Dear Mr. Keaton, I love your movies. Can you tell me the secret of your comedy?
“Well, I guess you take the knocks, absorb the shocks, and then you keep on going.
When you fall down, you get back up and you don’t complain.”
When You Fall Down is back in London at The Hope Theatre Islington, on Sun 11th and Mon 12th Feb. Tickets can be bought here
1928. Buster Keaton, star of the silent screen, arrives in Culver City, at the movie studio which is to be his new home. He takes this moment to reflect on his life and career.
When You Fall Down tells Buster’s story from his first movie-making experience in 1917, to his signing by MGM 11 years later. We join Buster on seven separate days from this period as he films his iconic movies, following his personal and professional triumphs and trials. As the world whirls around him, with his marriage failing, his career at threat and turning to the bottle, Buster must hit his mark as he films the most dangerous stunt of all.
Just like his short film “One Week”, for each of the seven days we see a page-a-day calendar turn on a screen at the back of the stage. As the audience sees the inspiration for Buster’s incredible ideas, footage from the films plays to show the breathtaking results. With slapstick, songs and a soft shoe shuffle, the show is a tribute to “The Great Stone Face”; a man who always got back on his feet, no matter how many times he fell down.
50 minutes long, the show could also be programmed as an evening alongside Buster’s classic picture and love letter to film-making; Sherlock Jr. Book, Music & Lyrics by James Dangerfield. Arrangements by Martyn Stringer. Instrumentals written & performed by Martyn Stringer.
When You Fall Down was performed in September 2017 at The Hen and Chickens Theatre, before a US premiere in October at the 2017 International Buster Keaton Convention in Michigan. In January 2018 the show appeared at Colston Hall, Bristol, as part of The Slapstick Festival.
You can listen to some of the songs below:
March 1917. Buster is in New York, having left the family vaudeville act to get his own theatre job. However, he has just met screen comedian Roscoe “Fatty” Arbuckle, who invited Buster on set to shoot a scene in his latest comedy short. Buster takes a movie camera home and examines it…
September 1921. A girl has been found dead at Roscoe’s Labor Day party, and the papers are determined to demonize him, in order to make an example of prohibition-flouting movie stars. As Buster reflects on his friend’s predicament, an idea strikes for his next short film….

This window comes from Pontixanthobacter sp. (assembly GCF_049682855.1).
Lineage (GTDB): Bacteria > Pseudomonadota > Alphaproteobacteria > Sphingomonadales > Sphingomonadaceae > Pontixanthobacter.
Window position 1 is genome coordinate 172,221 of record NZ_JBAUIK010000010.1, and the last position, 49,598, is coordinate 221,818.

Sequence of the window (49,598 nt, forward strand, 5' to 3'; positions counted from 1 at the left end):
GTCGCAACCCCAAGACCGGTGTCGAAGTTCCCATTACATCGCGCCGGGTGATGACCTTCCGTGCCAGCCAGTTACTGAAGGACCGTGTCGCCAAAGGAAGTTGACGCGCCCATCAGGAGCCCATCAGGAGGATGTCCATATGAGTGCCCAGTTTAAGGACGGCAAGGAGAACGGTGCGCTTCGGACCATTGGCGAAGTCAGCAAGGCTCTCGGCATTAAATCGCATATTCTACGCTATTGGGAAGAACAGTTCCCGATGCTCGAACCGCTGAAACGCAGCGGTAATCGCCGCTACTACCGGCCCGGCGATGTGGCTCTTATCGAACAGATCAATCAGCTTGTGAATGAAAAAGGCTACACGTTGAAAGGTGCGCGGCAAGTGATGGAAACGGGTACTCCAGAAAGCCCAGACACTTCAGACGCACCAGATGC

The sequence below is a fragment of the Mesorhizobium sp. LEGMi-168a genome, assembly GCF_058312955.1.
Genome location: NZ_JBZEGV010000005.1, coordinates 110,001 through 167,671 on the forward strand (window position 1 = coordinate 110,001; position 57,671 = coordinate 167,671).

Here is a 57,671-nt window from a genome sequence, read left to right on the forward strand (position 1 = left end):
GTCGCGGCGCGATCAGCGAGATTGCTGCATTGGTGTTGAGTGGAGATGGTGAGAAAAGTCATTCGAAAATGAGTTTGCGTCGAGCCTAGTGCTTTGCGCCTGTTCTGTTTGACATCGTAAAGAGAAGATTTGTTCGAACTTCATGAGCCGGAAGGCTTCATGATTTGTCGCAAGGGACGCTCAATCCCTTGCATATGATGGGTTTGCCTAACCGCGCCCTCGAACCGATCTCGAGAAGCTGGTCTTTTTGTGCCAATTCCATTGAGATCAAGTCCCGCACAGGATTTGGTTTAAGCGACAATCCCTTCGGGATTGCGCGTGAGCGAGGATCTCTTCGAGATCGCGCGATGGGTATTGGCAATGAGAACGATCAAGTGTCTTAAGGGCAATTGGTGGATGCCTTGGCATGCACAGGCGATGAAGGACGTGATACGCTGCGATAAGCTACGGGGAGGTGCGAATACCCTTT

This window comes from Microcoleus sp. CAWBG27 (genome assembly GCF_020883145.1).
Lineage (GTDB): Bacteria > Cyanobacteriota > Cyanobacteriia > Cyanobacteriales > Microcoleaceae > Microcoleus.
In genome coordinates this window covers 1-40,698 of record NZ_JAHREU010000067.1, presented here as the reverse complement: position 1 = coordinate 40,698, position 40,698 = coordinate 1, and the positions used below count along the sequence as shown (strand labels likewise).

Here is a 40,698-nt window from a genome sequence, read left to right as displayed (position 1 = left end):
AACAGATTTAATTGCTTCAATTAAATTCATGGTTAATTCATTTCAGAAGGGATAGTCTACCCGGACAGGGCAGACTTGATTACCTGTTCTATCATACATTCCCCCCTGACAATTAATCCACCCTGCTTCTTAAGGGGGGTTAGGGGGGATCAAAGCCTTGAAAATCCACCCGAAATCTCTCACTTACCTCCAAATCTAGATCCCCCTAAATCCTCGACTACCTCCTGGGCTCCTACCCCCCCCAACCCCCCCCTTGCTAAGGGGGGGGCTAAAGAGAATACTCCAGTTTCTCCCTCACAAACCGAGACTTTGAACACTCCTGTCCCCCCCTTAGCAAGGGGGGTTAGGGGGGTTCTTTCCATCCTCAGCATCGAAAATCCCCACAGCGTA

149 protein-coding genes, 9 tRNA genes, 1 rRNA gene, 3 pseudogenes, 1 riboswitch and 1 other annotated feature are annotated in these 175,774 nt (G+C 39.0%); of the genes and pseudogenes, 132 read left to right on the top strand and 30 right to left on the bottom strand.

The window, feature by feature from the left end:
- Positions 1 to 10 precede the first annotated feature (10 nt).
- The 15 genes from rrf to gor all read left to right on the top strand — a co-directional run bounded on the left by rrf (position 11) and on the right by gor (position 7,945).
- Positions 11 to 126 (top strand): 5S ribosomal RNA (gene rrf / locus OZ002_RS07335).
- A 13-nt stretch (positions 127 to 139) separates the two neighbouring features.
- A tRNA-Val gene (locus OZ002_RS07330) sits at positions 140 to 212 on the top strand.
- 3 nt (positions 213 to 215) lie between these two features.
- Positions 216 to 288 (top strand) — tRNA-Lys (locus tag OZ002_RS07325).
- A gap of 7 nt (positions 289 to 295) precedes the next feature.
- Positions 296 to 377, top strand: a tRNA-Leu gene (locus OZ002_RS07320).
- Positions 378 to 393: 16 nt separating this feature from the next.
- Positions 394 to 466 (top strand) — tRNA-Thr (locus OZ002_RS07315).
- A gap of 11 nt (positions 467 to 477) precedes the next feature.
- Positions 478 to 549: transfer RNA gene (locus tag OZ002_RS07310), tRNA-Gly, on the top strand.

October 1924. A radio announcer trumpets Buster’s success, now that he is a star of feature film (6 reelers). And it looks forward to his forthcoming production. Buster’s next movie is The Navigator, set on an abandoned ocean liner. He is excited at being in control of his career and future…
“Entertaining, engaging and full of charm, it’s a very fitting tribute to one of Hollywood’s greatest actor-directors.” ★★★★ (London Pub Theatres)
“‘When You Fall Down’ is a triumph, a must-see for silent film buffs and a gateway for the uninitiated to Buster Keaton’s comic brilliance.” (Binnie Brennan, Keaton scholar and author)
“For anyone who is an admirer of Buster Keaton’s work, loves the silent movie era or just likes a good musical, this show is for you.” (London Pub Theatres)
“James Dangerfield captures the essence of Buster Keaton, one of the greatest film-makers and comic artists in movie history.” (Binnie Brennan, Keaton scholar and author)
“This musical one-man show is performed and written by James Dangerfield, who clearly has a great admiration and depth of knowledge of Keaton and his body of work. There are some neat comedy tricks and re-creations of Keaton’s work.” (London Pub Theatres)
“ ‘When You Fall Down’ is a vivid and convincing portrayal of Keaton during his film-making heyday”. (Binnie Brennan, Keaton scholar and author)
“The music, largely piano, written by James Dangerfield, fits the period and acts as a homage to the live musical accompaniment of the silent movie era. The lyrics are astute and pertinent, and Dangerfield has a strong theatrical voice that carries them well.” (London Pub Theatres)
“Dangerfield’s musical numbers embody the spareness and lighter-than-air qualities of Buster Keaton’s films, evoking a sepia-tinted poignancy as the comedic genius known as ‘The Great Stone Face’ rises above hard knocks both on and off the screen.” (Binnie Brennan, Keaton scholar and author)
“James Dangerfield has chosen moments that tell us what matters to Keaton. In doing so, he employs ways not only to show that Keaton had values of hard work, fidelity in friendship, trust, and pursuing his insight into what could be achieved in film (and where those values came from), but also that evoke Keaton through costume, the grace of movement (and of dance-steps), magical sleight of hand, and, of course, through footage”. (UCFF)
“As Keaton, James Dangerfield presents himself as being very light footed, and he has composed original music that is very sympathetic to the tone-colours of his voice”. (UCFF)
“The optimistic tone of the opening resumes in this number, to end triumphantly – already, the audience was with Dangerfield as Keaton, just as assuredly it was in ‘The Navigator’, a big and inspiring musical number of self-belief .” (UCFF)
“A well-written and very confidently performed and convivial one-man show by James Dangerfield, which deserves to be seen more widely”. (UCFF)